Well, I suppose this was almost a natural match. We have the bizarre, paranoid vision of Franz Kafka meeting the perverted and twisted world of R Crumb. A match between these artists is a nice pair.

In this book, Crumb provides illustrations for text written by David Zane Mairowitz. I was intrigued when I saw this book in the window of a Center City Bookstore. I knew it was a book I needed to add to my library. This book is a fine collaboration. It showcases some sensitive analysis of Kafka from Mairowitz as well as some fine artwork from Crumb.

It includes biographical text as well as some literary interpretation. DZM explores the relationship between Kafka's Jewish heritage and the alienation he felt toward society. The book covers such legends and urban myths as Golem and ritual murder. Kafka was alienated also by being a German speaker at a time when Czech nationalism was on the rise. Mairowitz also notes the horrible irony that most Prague Jews supported the Germans in World War I. This was partly due to the issue of language. This is book is good in that it does document the influence that Kafka's heritage had on his writing and his life even though he was not overtly religious.

There is also exploration of Kafka's sexual ambivalence and family problems and his intense feelings of inadequacy. Crumb was dominated by his father which is a recurring theme throughout the book. He also had very distorted relationships. Most of his relationships with women were predominantly done through letters. This is something that also comes through in the writing. There is always tension under the surface but nothing comes to pass.

Kafka is a book that will please most Crumb fans. Crumb, as the back cover notes point out, was also “not a stranger to self loathing and alienation.”  In many ways, Crumb's many neurotic tendencies make him a perfect artist to illustrate Kafka. I would point out for those that like Crumb's more scatological work that very little sexual content is present in this book. We get one topless scene but no full frontal nudity. Readers are advised to consider the subject on that matter.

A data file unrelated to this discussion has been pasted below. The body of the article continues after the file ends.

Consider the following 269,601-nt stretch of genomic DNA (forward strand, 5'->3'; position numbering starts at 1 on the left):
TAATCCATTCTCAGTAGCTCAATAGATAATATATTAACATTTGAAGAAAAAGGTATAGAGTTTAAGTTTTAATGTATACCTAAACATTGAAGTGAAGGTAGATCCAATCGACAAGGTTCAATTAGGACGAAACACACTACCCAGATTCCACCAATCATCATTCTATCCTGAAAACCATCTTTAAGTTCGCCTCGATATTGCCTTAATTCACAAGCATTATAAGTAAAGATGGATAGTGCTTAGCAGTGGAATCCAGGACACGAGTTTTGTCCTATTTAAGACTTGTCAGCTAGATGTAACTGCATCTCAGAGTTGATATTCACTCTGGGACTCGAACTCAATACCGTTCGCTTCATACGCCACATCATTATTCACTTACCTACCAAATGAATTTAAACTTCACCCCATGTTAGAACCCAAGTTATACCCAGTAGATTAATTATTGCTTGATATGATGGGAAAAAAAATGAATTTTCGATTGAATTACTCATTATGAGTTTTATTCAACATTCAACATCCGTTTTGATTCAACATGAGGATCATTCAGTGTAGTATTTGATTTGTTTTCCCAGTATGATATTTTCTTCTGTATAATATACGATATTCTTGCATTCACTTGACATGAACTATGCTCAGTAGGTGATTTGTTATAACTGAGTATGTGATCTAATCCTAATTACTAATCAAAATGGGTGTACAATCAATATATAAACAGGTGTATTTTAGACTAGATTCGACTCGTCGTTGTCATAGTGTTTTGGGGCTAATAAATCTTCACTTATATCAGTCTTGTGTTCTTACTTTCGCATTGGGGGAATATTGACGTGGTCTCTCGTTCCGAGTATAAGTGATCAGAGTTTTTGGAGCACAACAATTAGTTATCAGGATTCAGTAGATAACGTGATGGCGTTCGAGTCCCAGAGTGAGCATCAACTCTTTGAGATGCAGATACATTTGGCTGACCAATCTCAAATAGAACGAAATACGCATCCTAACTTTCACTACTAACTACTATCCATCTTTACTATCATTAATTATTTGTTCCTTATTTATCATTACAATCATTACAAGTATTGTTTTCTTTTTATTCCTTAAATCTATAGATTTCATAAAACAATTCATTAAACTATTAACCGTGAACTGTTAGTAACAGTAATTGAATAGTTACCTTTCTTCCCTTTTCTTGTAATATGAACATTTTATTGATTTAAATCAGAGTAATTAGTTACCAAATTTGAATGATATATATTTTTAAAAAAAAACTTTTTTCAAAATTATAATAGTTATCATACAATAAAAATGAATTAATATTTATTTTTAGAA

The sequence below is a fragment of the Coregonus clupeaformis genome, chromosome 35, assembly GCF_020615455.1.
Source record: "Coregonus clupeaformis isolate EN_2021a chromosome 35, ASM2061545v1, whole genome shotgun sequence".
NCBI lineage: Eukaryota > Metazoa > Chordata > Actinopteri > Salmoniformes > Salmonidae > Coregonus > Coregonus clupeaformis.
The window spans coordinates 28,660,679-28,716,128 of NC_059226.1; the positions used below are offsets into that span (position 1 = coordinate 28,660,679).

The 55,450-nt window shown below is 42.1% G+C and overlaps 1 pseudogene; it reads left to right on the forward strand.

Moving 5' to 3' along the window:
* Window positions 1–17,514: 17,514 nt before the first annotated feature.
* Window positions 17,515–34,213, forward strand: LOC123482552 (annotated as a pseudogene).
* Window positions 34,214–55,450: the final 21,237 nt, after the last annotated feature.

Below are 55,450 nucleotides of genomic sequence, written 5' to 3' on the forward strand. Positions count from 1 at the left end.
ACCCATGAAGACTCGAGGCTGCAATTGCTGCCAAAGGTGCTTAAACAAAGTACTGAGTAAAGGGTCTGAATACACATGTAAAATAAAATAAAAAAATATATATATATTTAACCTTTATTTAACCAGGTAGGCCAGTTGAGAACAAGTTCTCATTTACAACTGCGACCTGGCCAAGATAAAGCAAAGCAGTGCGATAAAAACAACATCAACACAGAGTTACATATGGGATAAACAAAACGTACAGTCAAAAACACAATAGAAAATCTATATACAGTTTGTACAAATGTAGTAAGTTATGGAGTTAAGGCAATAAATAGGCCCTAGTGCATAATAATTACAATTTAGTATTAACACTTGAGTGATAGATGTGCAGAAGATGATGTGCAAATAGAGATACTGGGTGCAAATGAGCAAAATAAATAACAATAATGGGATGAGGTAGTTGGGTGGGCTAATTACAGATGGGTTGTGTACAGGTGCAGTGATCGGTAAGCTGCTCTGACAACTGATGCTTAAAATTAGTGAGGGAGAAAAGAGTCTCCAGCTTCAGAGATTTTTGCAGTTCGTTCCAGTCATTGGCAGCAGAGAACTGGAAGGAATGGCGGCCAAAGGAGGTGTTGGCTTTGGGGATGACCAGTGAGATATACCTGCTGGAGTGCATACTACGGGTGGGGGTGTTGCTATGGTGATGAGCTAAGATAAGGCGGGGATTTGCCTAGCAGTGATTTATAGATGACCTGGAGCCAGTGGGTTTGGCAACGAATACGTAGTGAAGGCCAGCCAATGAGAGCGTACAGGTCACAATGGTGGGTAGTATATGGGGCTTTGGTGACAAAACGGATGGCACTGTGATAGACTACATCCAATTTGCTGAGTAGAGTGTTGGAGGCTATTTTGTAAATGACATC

One of the really pleasing elements of the book is that they do abbreviated illustrated versions and fragments from Kafka's writing. I'm sure Crumb fans will appreciate the short take on The Metamorphosis. Crumb always had an ability to do good insects and critters throughout his career. The only flaw as noted in the text was that Kafka originally didn't want any picture of the insect used on the original publication. He wanted that left to the reader's imagination. Mairowitz provides text that capsize the story and then explores how the story relates to Kafka's own life.

The connections between Kafka's life and his stories is not likely a new revelation to anyone who has read Kafka seriously over the years but it is interesting the way Mairowitz shows how different characters in stories relate to Kafka's relationship with his father. The Judgment really showcases that dynamic. Crumb's illustrations also work well with Kafka characters. He has a sense of exaggeration that works well.

The takes on the novels are also interesting. They discuss some of the dilemmas in The Trial and The Castle. The take on Amerika stretches a little to include some swipes at modern American society. There is the obvious conclusion that Kafka's main characters are meant to be variations of himself. This was a reflection of his own guilty conscience and feelings of smallness.

This is a book that I think will please fans of Kafka. I was surprised at the sensitivity displayed by Crumb in the illustrations throughout this book. He shows that he is capable of more than just dirty pictures. He seems to empathize with both Kafka and with the characters created by Kafka. He gets good facial expressions to showcase shock, horror and shame. This would be a good book for someone that didn't want to deal with the sexual perversity in most of Crumb's works.

I think this would also serve well as a good introduction to Kafka's work. The text by Mairowitz is very accessible and the artwork is superb. They cover numerous stories by Kafka. Other classic stories covered in the book include In The Penal Colony, The Burrow and The Hunger Artist. The plots of the stories are outlined well.

This book is one that should be read by fans of both Kafka and Crumb. It does a good job of providing basic information on both Kafka the man and Kafka the writer. It also reveals a side of Crumb not often seen in his works. This is highly recommended for literary types who also like illustrated text.          


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